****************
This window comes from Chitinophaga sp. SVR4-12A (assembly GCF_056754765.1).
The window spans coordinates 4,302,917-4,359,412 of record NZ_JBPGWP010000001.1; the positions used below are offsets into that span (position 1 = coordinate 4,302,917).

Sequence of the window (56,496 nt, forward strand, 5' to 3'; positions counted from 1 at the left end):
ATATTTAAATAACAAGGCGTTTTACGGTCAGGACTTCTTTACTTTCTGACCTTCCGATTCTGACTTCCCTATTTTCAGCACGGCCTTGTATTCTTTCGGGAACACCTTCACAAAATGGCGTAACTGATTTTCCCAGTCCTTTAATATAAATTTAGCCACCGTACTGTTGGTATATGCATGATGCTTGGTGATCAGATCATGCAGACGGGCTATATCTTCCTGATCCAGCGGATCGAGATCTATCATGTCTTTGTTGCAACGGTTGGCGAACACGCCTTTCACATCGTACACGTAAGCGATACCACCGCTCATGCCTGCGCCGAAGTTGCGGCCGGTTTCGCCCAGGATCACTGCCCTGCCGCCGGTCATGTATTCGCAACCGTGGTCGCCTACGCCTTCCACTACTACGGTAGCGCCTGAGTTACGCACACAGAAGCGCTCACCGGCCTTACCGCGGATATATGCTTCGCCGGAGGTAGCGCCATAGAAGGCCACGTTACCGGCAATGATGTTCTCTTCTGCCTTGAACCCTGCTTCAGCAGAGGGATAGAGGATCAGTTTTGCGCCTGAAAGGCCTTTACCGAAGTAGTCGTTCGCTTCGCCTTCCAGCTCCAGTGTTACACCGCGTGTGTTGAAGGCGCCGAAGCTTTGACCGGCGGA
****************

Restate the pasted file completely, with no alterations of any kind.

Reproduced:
This window comes from Chitinophaga sp. SVR4-12A (assembly GCF_056754765.1).
The window spans coordinates 4,302,917-4,359,412 of record NZ_JBPGWP010000001.1; the positions used below are offsets into that span (position 1 = coordinate 4,302,917).

Sequence of the window (56,496 nt, forward strand, 5' to 3'; positions counted from 1 at the left end):
ATATTTAAATAACAAGGCGTTTTACGGTCAGGACTTCTTTACTTTCTGACCTTCCGATTCTGACTTCCCTATTTTCAGCACGGCCTTGTATTCTTTCGGGAACACCTTCACAAAATGGCGTAACTGATTTTCCCAGTCCTTTAATATAAATTTAGCCACCGTACTGTTGGTATATGCATGATGCTTGGTGATCAGATCATGCAGACGGGCTATATCTTCCTGATCCAGCGGATCGAGATCTATCATGTCTTTGTTGCAACGGTTGGCGAACACGCCTTTCACATCGTACACGTAAGCGATACCACCGCTCATGCCTGCGCCGAAGTTGCGGCCGGTTTCGCCCAGGATCACTGCCCTGCCGCCGGTCATGTATTCGCAACCGTGGTCGCCTACGCCTTCCACTACTACGGTAGCGCCTGAGTTACGCACACAGAAGCGCTCACCGGCCTTACCGCGGATATATGCTTCGCCGGAGGTAGCGCCATAGAAGGCCACGTTACCGGCAATGATGTTCTCTTCTGCCTTGAACCCTGCTTCAGCAGAGGGATAGAGGATCAGTTTTGCGCCTGAAAGGCCTTTACCGAAGTAGTCGTTCGCTTCGCCTTCCAGCTCCAGTGTTACACCGCGTGTGTTGAAGGCGCCGAAGCTTTGACCGGCGGA